H-1B Petition Pitfalls — And How International Students Can Avoid Them

H-1B visas have become harder to come by amid a crackdown on legal immigration in recent years. But there are alternatives for foreign business school students who want to stay in the U.S. after graduation.


Many students are rightfully nervous about betting their future career in the U.S. on the coin flip chances of obtaining an H-1B visa after investing a significant sum in their U.S. education. More and more students are seeking to take matters into their own hands by making themselves eligible for another visa category. With advanced planning, students can bypass the H-1B category altogether, or create a potential fallback option if the H-1B bridge doesn’t work out. 

E-2 Treaty Investor Visas

E-2 is a category for investors who start or purchase a business in the U.S., as well as their executive, managerial and specialized employees. It can be a great fit for start-up founders and certain employees who are from the same country. The E-2 category is only available to citizens of countries who have entered into a treaty with the U.S. (a list which notably does not include China, India, Russia or Brazil, as well as many other countries). The company must be majority owned by citizens from a treaty country, and any investors or employees seeking an E-2 visa must have the same nationality as the majority owners.

Obtaining an E-2 visa in connection with a start-up company requires a substantial investment in the company. How much? It depends.

You must provide a business plan that shows that the company will have enough funds to get off the ground and operate successfully. For companies that can operate with few expenses, this may mean an investment as small as a few thousand dollars. For companies that require several employees or significant assets to operate successfully, the required investment amount will be much greater. Ultimately, you will need to convince an officer at an embassy or consulate that the company is a bona fide commercial enterprise with a bright financial outlook and the ability to create jobs in the U.S.

E-2 Pros & Cons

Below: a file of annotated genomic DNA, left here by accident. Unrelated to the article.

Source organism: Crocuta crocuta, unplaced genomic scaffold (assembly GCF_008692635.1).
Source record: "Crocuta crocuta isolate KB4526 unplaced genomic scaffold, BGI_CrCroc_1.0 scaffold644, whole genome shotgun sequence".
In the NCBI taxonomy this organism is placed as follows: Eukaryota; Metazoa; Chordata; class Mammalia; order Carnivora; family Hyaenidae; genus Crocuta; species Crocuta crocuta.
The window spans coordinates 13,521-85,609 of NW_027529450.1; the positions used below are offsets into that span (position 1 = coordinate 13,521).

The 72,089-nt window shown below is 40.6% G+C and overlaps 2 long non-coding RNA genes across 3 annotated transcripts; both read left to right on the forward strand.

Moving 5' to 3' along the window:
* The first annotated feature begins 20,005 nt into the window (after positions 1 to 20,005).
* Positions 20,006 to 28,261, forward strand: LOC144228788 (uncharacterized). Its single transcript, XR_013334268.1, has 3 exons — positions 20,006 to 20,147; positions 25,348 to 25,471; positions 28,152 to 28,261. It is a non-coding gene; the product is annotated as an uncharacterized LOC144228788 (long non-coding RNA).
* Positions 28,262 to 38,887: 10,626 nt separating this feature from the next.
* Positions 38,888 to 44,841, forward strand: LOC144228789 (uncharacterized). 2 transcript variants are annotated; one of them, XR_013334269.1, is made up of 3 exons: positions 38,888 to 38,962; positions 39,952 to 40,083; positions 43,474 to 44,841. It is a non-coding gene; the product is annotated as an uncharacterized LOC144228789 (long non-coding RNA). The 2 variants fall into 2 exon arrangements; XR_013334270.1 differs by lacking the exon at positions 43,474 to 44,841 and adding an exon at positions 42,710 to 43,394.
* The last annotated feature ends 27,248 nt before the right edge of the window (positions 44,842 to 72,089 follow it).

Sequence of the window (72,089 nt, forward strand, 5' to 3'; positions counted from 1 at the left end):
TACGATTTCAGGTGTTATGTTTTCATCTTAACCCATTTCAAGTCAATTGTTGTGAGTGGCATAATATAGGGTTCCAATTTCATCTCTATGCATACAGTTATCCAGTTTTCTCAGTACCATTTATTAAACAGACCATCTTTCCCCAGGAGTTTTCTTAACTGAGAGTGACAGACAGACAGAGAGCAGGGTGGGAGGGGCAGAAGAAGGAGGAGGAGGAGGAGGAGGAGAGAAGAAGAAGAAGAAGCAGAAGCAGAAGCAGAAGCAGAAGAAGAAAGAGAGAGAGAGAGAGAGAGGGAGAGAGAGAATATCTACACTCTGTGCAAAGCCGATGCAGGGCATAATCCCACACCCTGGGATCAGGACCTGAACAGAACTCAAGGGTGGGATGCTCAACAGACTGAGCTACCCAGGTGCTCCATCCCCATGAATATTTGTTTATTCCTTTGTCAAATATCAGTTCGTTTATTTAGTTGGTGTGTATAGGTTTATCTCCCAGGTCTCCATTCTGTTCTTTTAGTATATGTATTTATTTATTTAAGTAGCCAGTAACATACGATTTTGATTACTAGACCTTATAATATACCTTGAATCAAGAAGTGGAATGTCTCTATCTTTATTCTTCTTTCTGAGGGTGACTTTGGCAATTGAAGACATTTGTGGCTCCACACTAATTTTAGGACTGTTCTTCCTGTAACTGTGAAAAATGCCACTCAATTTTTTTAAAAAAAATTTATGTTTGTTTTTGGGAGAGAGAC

Pro Con
Flexibility. If you want to work on various gigs as an independent contractor, you can craft your company description broad enough to accommodate anything you plan on doing.

You don’t have to go through USCIS. You can apply for an E-2 visa by submitting a business plan and other evidence of your business to a U.S. embassy or consulate. There is no requirement to file anything with USCIS.

No limit on status. You can receive 2 years of E-2 status each time you enter the U.S. with an E-2 visa. E-2 visas are generally issued for 5 years, however, the visa validity period is shorter for citizens from some countries. There is no cap on the number of times you can renew an E-2 visa and there is no maximum number of years that you can remain in E-2 status.

Spouse employment authorization. If you are married, your spouse can apply for employment authorization that will allow him/her to work in any type of position.

Significant investment. You must irrevocably commit a significant amount of money in your business before you can obtain an E-2 visa. Cash sitting in a company account is not sufficient. You must have already spent a significant amount or you must have contracts or other commitments to spend a significant amount.

Employees. You must have additional employees or have projections showing that you will soon hire additional employees. E-2 businesses must create jobs and cannot be created just to provide income to the founder.

Ownership. The company must remain at least 50% owned by you and/or others that share your nationality. This can be a deal breaker for many start-ups that must give up equity to secure investment. When the company loses 50% ownership by citizens of your home country, you will lose your E-2 status and your visa will no longer be valid.

O-1 – Individuals with Extraordinary Ability or Achievement

Another alternative to the H-1B bridge is an O-1 extraordinary ability visa. This category is for foreign nationals with extraordinary ability in a specific field of endeavor demonstrated by national or international acclaim. Perhaps you are thinking, I have neither extraordinary ability nor acclaim, so this category is not for me. Before you skip over this section, you should know that there are many young professionals that have qualified for this category by strategically building their resume to fit the O-1 criteria.

USCIS does not have the bandwidth and expertise to determine who has extraordinary ability or acclaim in every field of endeavor from botany to choreography to entrepreneurship. So USCIS looks at a number of factors to determine who has extraordinary ability, such as receipt of merit-based scholarships or awards, membership in organizations that require members to demonstrate their merit within a particular field, publications and published material about you. The O-1 categories are designed to create an objective methodology. However, there is a great deal of subjectivity within the different categories, leaving room for persuasive arguments as to why a foreign national has extraordinary ability.